According to tradition, Saint Valentinus was martyred on this day, February 14th in 269, exactly one thousand seven hundred fifty-four years ago.
It is said that in third century Rome, the emperor Claudius Gothicus ordered the arrest of a Christian priest. While in custody the priest is said to have healed the blind daughter of his jailer, resulting in the jailer and his entire family converting to Christianity and being baptized. When Gothicus learned what had happened he was furious and by his command the priest was beaten, stoned, then beheaded. Christians built a chapel over the martyred priest’s grave, and in due course he was canonized. Father Valentinus thus became Saint Valentinus.
Eleven centuries later, legend had it that St. Valentine had been arrested for secretly officiating the marriages of Christian couples after Gothicus had banned weddings (on the grounds that married men didn’t make good soldiers), a claim that, although not included in the earliest accounts, may (or may not) have been true.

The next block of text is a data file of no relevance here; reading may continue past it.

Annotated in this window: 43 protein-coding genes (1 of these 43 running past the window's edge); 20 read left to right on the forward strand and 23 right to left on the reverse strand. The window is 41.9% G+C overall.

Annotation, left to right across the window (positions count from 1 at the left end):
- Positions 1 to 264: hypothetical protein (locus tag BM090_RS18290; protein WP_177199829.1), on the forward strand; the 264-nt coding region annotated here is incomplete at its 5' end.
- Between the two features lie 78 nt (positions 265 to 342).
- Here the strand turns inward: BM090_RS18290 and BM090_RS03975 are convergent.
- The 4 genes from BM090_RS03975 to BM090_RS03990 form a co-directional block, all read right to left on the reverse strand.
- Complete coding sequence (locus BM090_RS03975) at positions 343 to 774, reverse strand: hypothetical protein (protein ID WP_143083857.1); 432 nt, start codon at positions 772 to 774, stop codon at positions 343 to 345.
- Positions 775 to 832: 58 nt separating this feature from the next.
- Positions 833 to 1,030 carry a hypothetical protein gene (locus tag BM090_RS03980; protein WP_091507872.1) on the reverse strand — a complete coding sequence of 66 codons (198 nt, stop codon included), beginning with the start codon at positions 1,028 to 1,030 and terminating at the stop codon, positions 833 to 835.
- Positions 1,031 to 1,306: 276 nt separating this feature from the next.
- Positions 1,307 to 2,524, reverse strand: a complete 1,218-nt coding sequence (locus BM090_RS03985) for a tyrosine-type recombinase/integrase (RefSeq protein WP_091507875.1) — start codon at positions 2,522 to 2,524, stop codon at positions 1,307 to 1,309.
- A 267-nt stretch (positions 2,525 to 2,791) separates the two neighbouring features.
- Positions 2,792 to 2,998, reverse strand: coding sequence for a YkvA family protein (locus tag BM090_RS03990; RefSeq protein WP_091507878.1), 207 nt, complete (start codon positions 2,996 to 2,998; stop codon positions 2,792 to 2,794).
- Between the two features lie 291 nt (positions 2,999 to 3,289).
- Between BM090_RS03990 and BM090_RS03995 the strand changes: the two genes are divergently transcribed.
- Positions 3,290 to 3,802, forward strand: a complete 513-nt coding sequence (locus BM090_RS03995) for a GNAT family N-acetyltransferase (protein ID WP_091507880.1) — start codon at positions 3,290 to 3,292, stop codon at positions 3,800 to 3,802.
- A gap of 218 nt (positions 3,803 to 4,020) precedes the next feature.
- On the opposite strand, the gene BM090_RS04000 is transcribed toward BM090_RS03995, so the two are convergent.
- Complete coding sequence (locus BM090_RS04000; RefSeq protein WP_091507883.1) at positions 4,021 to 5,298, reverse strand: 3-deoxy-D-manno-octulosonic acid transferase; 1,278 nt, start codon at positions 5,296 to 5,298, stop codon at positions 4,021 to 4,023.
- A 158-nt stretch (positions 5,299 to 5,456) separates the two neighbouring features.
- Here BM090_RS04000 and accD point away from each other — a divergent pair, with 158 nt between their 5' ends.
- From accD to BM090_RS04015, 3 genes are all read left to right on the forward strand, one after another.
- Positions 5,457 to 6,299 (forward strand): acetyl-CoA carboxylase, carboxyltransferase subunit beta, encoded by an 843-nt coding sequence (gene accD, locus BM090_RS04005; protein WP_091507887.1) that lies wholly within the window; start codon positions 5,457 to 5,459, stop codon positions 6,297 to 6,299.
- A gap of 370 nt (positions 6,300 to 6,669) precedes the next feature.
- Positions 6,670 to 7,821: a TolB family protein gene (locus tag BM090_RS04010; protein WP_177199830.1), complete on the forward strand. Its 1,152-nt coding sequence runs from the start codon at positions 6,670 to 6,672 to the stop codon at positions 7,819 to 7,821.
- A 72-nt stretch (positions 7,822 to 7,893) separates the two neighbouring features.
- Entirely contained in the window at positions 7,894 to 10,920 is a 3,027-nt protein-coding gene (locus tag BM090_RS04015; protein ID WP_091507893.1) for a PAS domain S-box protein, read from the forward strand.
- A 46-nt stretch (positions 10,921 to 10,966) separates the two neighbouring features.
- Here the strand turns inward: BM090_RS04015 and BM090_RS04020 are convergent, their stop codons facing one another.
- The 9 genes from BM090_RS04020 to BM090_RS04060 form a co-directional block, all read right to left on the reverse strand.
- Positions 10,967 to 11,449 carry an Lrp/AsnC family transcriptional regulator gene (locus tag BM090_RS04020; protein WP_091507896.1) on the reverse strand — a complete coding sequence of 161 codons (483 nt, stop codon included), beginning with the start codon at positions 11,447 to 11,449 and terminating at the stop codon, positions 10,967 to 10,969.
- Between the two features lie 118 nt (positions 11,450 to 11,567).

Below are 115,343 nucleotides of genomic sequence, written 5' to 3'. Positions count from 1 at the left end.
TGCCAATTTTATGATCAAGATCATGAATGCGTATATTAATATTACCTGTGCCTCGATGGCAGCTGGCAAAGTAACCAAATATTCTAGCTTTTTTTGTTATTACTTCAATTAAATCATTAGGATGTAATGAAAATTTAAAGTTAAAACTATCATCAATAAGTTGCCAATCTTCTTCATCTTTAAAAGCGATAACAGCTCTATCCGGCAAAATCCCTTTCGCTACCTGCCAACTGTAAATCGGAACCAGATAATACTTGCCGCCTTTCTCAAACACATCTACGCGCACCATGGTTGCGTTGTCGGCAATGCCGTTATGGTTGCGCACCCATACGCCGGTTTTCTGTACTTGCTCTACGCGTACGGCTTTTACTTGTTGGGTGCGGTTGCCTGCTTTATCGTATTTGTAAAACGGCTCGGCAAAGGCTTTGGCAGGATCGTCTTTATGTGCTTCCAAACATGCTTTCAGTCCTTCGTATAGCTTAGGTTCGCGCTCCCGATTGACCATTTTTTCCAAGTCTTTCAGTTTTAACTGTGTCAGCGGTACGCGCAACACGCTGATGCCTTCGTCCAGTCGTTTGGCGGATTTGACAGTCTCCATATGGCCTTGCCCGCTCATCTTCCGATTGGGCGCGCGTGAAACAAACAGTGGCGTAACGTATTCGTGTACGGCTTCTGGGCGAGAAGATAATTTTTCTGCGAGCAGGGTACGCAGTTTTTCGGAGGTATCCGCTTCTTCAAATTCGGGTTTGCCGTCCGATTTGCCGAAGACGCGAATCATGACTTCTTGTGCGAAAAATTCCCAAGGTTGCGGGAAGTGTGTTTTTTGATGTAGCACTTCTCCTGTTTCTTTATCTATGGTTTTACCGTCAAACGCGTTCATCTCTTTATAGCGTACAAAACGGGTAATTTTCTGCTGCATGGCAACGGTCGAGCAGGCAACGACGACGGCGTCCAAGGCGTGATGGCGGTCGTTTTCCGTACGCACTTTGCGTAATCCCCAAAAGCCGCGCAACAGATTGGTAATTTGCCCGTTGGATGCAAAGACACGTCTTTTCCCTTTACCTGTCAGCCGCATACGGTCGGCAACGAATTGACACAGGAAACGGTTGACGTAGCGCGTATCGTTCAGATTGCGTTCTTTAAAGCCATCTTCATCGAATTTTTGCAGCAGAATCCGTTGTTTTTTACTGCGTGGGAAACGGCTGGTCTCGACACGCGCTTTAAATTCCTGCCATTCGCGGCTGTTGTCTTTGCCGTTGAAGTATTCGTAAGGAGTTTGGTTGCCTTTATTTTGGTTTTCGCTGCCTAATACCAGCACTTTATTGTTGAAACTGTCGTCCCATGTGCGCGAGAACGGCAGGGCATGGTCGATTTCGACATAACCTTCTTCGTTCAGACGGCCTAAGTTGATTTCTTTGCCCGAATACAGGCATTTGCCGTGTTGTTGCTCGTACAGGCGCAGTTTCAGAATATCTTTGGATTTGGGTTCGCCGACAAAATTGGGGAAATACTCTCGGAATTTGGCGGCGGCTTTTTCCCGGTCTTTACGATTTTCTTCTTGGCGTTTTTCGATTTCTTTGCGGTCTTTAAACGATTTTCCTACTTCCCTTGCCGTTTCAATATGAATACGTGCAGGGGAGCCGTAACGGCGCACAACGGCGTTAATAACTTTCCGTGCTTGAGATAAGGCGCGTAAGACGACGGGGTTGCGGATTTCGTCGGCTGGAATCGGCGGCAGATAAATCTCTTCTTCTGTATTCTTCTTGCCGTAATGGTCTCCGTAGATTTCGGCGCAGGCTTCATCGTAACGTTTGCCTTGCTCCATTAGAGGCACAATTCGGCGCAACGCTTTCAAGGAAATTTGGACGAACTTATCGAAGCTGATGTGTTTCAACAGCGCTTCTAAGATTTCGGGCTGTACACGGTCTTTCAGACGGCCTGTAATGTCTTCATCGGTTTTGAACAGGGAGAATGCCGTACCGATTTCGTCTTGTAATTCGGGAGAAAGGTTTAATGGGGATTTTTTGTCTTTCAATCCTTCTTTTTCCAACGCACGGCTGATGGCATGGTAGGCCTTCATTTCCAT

According to English folk tradition birds chose their mates for the upcoming season on February 14, the feast day of Saint Valentine. Perhaps inspired by a 14th century Geoffrey Chaucer poem mentioning this tradition, lovestruck upper-class English men and women began sending love notes to their sweethearts (whom they referred to as their “Valentines”) on St. Valentine’s day. And the rest is history. ...